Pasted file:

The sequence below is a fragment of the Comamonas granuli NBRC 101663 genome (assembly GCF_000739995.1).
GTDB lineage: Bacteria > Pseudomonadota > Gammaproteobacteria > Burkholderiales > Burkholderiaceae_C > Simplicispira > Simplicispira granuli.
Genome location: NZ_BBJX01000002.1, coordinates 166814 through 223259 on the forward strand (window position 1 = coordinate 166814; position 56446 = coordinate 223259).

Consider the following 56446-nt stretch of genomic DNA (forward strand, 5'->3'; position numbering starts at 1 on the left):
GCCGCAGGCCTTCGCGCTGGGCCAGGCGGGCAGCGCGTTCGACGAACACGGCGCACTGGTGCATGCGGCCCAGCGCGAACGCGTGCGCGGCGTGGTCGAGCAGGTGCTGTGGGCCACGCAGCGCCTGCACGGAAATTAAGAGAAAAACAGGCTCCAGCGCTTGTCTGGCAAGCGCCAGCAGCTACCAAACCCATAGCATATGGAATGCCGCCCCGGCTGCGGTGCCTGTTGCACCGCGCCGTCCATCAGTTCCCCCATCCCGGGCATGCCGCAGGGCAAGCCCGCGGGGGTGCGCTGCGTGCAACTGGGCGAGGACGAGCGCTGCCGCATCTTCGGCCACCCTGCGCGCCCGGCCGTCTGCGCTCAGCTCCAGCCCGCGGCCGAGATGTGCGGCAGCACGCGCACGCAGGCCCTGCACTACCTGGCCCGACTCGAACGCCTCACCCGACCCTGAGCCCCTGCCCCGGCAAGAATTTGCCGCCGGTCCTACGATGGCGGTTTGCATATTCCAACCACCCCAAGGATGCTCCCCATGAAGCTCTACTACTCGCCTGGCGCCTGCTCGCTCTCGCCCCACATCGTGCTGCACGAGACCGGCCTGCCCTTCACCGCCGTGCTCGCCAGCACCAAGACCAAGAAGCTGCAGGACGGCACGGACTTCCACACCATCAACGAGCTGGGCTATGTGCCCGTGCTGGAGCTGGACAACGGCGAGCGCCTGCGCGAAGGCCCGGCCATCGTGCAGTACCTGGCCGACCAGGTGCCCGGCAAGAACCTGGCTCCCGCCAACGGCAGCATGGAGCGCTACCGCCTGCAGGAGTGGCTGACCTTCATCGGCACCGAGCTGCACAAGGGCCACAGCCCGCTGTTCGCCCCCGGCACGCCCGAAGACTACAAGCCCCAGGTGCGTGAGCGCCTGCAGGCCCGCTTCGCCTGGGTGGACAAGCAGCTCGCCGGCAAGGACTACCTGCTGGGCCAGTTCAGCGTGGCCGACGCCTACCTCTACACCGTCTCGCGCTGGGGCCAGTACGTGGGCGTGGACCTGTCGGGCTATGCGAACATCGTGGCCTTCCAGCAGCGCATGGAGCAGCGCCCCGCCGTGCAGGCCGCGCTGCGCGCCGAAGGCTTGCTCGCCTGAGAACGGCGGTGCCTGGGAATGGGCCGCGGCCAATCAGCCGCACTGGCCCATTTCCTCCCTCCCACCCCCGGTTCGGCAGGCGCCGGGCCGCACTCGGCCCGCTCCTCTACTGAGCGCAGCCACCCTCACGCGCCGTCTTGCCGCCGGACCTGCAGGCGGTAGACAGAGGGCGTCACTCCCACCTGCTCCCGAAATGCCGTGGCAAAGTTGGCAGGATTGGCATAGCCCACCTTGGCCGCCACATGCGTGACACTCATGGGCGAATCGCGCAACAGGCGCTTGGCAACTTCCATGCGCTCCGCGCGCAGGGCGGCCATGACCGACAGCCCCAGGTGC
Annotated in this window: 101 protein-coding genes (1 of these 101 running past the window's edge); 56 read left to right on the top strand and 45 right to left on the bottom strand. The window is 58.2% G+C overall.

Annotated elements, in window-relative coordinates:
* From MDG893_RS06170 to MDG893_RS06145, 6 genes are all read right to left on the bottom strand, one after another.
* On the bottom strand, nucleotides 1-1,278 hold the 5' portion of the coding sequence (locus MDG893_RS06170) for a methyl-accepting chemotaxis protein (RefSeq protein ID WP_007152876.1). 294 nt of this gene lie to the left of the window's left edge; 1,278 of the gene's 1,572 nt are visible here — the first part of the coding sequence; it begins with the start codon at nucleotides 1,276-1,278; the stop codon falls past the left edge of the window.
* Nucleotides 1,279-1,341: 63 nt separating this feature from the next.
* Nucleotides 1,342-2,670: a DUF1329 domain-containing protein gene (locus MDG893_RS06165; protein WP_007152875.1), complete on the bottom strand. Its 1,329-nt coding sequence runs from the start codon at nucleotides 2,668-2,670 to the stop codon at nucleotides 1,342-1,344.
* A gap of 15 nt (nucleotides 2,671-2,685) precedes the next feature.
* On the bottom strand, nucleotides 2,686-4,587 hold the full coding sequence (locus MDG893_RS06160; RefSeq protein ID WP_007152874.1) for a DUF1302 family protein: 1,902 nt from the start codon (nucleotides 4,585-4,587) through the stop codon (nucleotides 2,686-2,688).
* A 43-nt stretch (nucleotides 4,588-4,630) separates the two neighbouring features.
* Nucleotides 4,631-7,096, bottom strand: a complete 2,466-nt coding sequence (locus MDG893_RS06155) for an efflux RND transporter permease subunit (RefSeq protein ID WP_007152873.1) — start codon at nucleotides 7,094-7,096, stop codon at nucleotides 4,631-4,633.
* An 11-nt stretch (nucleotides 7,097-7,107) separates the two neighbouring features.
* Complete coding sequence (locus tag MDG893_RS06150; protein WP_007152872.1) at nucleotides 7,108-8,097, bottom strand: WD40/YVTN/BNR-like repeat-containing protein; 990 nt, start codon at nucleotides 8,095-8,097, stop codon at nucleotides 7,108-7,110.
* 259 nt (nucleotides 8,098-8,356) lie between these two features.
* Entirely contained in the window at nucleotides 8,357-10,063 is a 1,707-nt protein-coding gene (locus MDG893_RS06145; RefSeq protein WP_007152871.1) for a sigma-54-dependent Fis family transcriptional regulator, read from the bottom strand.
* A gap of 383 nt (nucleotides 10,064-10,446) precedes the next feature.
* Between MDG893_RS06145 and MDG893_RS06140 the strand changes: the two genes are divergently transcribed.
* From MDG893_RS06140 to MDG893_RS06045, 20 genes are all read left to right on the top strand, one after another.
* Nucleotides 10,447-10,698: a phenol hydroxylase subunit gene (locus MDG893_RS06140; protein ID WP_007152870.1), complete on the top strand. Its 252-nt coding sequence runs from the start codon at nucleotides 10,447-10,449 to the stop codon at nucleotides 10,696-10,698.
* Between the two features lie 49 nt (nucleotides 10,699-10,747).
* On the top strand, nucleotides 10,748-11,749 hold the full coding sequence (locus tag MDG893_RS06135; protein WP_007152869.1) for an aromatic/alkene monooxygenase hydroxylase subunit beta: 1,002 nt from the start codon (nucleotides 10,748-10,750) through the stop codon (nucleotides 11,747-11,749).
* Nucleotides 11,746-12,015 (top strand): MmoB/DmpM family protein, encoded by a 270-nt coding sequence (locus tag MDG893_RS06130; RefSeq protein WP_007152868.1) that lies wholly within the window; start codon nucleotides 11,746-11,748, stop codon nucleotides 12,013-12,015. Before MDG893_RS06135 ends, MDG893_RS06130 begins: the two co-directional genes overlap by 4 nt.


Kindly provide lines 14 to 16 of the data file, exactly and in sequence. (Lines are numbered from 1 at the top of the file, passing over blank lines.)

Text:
* A 43-nt stretch (nucleotides 4,588-4,630) separates the two neighbouring features.
* Nucleotides 4,631-7,096, bottom strand: a complete 2,466-nt coding sequence (locus MDG893_RS06155) for an efflux RND transporter permease subunit (RefSeq protein ID WP_007152873.1) — start codon at nucleotides 7,094-7,096, stop codon at nucleotides 4,631-4,633.
* An 11-nt stretch (nucleotides 7,097-7,107) separates the two neighbouring features.